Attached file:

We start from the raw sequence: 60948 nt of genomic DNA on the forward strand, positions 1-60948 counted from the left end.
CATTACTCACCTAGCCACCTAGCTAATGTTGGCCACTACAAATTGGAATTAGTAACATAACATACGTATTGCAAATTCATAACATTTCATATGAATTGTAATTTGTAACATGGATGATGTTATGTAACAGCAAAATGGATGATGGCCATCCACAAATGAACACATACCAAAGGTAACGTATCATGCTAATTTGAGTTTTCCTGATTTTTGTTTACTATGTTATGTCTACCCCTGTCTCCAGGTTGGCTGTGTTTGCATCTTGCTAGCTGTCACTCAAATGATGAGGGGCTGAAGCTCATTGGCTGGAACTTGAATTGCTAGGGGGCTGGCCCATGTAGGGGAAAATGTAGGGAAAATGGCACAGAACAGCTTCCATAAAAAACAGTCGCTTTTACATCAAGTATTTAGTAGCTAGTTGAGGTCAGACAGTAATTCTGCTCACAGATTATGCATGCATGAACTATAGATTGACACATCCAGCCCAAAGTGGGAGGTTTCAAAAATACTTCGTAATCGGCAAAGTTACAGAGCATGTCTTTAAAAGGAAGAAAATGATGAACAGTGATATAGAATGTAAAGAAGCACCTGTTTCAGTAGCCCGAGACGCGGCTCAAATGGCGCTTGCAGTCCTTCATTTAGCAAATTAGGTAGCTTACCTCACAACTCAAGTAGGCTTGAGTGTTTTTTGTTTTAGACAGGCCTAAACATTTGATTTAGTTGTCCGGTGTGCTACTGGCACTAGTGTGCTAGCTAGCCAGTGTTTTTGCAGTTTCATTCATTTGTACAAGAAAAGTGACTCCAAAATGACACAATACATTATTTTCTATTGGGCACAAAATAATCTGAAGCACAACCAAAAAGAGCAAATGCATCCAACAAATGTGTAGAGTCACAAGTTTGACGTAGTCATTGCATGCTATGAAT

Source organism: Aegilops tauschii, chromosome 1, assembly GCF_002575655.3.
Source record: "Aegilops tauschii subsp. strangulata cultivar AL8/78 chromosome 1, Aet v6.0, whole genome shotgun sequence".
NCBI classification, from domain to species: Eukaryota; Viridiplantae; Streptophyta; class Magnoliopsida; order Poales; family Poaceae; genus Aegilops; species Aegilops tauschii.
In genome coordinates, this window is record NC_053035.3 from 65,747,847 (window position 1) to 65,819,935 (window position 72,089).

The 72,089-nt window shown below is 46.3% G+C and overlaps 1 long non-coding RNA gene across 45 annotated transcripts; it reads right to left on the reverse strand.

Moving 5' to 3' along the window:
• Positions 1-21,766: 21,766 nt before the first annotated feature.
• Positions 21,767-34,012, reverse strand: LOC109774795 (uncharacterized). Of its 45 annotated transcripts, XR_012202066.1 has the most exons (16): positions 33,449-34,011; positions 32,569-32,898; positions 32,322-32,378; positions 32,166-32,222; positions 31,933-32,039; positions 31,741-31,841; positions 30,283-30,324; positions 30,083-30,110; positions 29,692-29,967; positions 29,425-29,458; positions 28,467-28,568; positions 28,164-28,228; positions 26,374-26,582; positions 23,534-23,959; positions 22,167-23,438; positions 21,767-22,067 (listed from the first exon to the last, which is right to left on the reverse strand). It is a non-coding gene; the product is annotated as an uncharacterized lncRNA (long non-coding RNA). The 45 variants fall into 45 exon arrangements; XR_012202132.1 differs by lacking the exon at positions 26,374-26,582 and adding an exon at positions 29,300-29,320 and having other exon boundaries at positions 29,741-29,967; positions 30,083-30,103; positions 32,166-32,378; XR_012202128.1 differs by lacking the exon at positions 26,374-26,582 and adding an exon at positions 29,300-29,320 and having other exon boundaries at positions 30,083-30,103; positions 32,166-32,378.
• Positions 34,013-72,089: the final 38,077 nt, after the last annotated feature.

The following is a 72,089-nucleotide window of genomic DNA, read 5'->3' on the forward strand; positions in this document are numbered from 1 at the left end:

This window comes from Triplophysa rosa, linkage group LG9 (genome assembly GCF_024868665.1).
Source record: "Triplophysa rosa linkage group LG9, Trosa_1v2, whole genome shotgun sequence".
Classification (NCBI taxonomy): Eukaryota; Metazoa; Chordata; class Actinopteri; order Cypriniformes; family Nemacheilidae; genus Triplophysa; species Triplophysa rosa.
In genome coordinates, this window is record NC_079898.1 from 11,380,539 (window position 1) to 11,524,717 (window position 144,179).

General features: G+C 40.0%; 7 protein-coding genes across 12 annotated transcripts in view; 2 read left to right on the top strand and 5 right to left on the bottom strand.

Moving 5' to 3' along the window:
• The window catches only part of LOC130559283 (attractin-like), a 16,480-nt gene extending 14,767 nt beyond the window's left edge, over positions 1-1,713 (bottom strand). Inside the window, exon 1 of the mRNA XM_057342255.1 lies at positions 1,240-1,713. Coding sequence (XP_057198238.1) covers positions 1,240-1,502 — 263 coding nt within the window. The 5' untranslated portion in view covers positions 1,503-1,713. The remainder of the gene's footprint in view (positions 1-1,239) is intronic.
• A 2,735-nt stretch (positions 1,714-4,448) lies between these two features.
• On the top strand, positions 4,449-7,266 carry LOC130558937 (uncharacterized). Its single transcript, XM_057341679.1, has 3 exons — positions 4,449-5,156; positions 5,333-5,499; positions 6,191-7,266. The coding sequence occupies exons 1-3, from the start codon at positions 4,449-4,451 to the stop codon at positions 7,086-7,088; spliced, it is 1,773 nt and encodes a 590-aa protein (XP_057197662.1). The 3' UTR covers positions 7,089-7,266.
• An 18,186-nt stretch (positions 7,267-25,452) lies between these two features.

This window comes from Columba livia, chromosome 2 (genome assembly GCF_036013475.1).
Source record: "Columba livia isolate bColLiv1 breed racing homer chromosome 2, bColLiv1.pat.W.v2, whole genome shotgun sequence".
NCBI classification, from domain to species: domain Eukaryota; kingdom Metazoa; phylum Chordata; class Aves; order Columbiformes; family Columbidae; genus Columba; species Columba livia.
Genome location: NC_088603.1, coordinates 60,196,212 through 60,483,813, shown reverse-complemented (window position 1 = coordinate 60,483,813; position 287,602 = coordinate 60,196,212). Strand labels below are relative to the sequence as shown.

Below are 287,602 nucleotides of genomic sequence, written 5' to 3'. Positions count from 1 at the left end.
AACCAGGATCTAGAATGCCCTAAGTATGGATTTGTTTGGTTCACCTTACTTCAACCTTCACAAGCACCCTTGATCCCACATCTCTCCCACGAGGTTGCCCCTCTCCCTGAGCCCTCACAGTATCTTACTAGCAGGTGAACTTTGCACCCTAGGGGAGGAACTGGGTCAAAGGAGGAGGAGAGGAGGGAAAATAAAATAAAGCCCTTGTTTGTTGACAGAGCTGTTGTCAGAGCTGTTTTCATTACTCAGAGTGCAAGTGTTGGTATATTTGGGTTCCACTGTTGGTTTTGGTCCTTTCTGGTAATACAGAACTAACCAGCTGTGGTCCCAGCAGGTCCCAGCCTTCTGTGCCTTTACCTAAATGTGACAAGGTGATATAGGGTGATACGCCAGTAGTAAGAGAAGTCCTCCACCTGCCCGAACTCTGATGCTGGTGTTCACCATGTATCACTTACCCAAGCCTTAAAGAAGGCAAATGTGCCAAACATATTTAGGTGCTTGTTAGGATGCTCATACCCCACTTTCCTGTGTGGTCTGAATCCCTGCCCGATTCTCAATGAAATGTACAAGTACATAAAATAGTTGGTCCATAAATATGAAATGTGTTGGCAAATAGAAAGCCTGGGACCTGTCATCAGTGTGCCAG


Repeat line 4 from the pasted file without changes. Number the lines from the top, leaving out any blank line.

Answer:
Source record: "Aegilops tauschii subsp. strangulata cultivar AL8/78 chromosome 1, Aet v6.0, whole genome shotgun sequence".